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Lowest paid will see highest pay rises

The lowest paid workers are likely to receive pay awards more than twice as high as other employees over the coming year, according to pay analysts at XpertHR.

Chancellor Philip Hammond’s Budget announcement that the national living wage will increase by 4.4% to £7.83 an hour from 1 April 2018 will provide a welcome wages boost to affected employees (those aged 25 and over). Employees not subject to the minimum wage rates, however, can expect pay rises in the region of 2% next year, research by XpertHR has found.

Workers covered by the minimum wage are also likely to be some of the only ones seeing their pay increase by more than inflation. On the retail prices index measure, the current 4% rise in prices is double the value of the pay awards monitored by XpertHR, but below the increases to the national living wage (4.4%) and the national minimum wage for 21 to 24 year olds (4.7%) from next April.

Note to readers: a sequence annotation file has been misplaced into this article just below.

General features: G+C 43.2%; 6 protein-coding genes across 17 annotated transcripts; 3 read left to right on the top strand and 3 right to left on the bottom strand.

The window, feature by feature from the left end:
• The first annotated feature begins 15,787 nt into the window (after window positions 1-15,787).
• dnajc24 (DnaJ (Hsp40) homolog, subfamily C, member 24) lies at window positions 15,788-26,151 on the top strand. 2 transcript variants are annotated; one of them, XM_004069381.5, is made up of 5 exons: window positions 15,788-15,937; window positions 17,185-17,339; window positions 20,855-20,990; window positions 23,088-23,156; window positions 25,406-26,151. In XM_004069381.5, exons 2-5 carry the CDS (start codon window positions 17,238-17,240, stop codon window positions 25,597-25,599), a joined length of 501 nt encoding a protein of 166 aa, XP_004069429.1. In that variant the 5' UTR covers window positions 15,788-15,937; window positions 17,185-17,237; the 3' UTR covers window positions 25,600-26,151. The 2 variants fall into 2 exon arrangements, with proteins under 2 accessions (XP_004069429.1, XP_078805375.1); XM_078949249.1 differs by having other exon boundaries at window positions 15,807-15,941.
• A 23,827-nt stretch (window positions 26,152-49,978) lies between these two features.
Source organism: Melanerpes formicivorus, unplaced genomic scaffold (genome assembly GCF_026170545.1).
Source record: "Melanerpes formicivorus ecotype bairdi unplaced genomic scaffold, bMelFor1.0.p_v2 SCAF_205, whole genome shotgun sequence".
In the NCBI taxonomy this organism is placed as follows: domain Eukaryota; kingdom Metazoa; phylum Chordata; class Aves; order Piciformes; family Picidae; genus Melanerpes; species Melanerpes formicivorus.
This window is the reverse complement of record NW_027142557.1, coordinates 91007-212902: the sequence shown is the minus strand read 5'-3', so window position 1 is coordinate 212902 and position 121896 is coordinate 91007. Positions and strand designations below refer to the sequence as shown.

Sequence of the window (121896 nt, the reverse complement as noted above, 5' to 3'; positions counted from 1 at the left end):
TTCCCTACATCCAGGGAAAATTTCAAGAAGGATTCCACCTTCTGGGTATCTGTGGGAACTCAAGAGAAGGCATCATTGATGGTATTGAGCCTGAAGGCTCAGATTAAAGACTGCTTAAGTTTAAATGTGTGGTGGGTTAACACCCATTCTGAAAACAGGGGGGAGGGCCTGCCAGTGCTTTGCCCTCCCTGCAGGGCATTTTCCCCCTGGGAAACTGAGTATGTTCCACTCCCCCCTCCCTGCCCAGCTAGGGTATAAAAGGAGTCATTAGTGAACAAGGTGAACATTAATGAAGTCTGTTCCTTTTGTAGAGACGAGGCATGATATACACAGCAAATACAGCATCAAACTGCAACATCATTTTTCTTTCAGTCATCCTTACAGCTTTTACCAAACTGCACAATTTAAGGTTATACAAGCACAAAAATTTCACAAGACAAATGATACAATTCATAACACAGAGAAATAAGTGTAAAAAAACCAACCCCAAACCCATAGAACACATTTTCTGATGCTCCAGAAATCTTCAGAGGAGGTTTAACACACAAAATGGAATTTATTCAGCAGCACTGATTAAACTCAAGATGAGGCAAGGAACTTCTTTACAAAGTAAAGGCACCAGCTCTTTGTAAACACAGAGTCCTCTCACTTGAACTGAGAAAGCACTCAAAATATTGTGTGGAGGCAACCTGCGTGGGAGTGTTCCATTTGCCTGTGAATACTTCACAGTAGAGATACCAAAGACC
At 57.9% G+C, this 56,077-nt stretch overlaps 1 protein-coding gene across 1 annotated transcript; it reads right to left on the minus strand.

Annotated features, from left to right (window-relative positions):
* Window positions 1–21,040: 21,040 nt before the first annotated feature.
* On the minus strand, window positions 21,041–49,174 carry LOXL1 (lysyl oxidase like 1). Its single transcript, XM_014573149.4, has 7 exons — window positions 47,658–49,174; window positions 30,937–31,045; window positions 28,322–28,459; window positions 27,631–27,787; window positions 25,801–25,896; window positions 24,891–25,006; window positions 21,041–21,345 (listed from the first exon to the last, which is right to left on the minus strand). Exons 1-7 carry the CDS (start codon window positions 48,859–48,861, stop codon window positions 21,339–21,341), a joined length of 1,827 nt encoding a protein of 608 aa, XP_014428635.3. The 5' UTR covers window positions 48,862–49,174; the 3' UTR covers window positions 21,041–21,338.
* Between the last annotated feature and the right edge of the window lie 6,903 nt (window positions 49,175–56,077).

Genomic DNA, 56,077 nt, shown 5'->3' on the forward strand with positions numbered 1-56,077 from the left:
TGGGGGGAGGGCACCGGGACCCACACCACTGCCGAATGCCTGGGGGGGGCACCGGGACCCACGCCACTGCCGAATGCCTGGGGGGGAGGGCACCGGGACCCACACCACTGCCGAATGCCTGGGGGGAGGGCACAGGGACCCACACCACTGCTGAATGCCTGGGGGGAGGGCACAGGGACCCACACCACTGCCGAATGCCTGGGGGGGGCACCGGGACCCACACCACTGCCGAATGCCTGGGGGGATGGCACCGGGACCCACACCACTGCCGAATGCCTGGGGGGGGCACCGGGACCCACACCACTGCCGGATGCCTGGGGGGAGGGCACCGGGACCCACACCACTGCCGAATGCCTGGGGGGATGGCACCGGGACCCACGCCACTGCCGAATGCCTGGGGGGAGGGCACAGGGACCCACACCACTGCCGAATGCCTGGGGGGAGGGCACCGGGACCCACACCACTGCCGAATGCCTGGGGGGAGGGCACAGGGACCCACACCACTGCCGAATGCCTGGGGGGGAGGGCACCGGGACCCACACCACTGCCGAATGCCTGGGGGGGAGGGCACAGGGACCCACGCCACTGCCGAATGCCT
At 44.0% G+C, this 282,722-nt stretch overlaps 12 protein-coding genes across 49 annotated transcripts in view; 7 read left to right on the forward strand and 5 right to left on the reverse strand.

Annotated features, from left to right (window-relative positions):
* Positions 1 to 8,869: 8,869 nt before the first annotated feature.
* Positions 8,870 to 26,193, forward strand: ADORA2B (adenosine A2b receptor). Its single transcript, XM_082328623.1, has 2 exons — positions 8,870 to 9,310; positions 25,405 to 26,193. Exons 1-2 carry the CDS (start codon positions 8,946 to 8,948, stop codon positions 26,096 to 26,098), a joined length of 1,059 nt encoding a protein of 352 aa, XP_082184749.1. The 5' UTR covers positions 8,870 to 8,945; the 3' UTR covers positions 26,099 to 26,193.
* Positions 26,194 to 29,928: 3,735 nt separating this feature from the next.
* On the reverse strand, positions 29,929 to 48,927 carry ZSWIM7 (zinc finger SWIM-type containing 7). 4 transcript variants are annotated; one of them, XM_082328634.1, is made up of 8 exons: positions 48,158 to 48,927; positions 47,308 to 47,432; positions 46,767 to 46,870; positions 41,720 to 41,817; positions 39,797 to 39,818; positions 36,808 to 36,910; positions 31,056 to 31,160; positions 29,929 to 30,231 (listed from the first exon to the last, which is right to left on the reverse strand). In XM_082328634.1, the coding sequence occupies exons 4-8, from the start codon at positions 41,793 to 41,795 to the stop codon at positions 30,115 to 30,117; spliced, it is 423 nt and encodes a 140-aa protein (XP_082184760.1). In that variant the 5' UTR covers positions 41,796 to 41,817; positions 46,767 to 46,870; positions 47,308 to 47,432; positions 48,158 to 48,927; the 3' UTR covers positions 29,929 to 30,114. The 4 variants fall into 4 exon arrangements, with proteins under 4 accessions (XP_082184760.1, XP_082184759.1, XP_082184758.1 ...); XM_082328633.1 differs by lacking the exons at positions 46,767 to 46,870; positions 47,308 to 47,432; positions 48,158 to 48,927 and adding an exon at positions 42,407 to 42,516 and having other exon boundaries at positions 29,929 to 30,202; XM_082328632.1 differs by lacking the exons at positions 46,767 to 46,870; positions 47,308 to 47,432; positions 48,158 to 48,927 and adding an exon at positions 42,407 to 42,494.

Latest pay award findings

The predicted 2% pay rise over the next year matches the current pattern of pay setting, with employers awarding their staff a median 2% pay rise over the past three months. Based on a sample of 45 basic pay awards effective between 1 August and 31 October 2017, we find that:

  • The median pay award across the whole economy is 2%, with the middle half of pay awards (the interquartile range) worth between 1% and 2.4%.
  • While only a fifth (21.6%) of pay awards were lower than the award received by the same group of employees last year, the majority (54.1%) were the same. One-quarter (24.3%) of awards were higher than the employee’s previous increase.
  • [Within the private sector, the 2% figure is recorded for pay awards in both manufacturing-and-production organisations and in private-sector services firms.

Over the 12 months to the end of October 2017, the median pay award in the private sector is 2%, compared with 1% in the public sector.

XpertHR pay and benefits editor Sheila Attwood said:

“The 4.4% pay rise is good news for employees paid the national living wage, but may put pressure on pay budgets as many organisations are planning for a 2% pay rise across their workforce more generally.”